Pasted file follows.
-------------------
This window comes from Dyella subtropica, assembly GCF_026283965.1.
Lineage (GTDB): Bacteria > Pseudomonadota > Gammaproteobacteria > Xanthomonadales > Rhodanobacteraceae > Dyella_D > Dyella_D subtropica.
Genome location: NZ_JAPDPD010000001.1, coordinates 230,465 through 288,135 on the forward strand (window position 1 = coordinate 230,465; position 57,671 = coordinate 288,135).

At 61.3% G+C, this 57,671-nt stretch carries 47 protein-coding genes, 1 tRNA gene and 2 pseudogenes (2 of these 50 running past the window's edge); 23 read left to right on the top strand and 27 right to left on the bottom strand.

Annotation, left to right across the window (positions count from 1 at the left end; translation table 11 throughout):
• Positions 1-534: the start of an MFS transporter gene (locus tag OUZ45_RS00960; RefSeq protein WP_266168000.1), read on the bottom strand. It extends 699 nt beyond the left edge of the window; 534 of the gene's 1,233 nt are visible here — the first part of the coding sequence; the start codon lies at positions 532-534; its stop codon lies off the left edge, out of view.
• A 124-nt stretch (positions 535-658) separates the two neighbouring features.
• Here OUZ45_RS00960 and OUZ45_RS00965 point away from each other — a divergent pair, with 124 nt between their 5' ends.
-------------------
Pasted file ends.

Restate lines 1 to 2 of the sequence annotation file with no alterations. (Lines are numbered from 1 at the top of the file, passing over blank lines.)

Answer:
This window comes from Dyella subtropica, assembly GCF_026283965.1.
Lineage (GTDB): Bacteria > Pseudomonadota > Gammaproteobacteria > Xanthomonadales > Rhodanobacteraceae > Dyella_D > Dyella_D subtropica.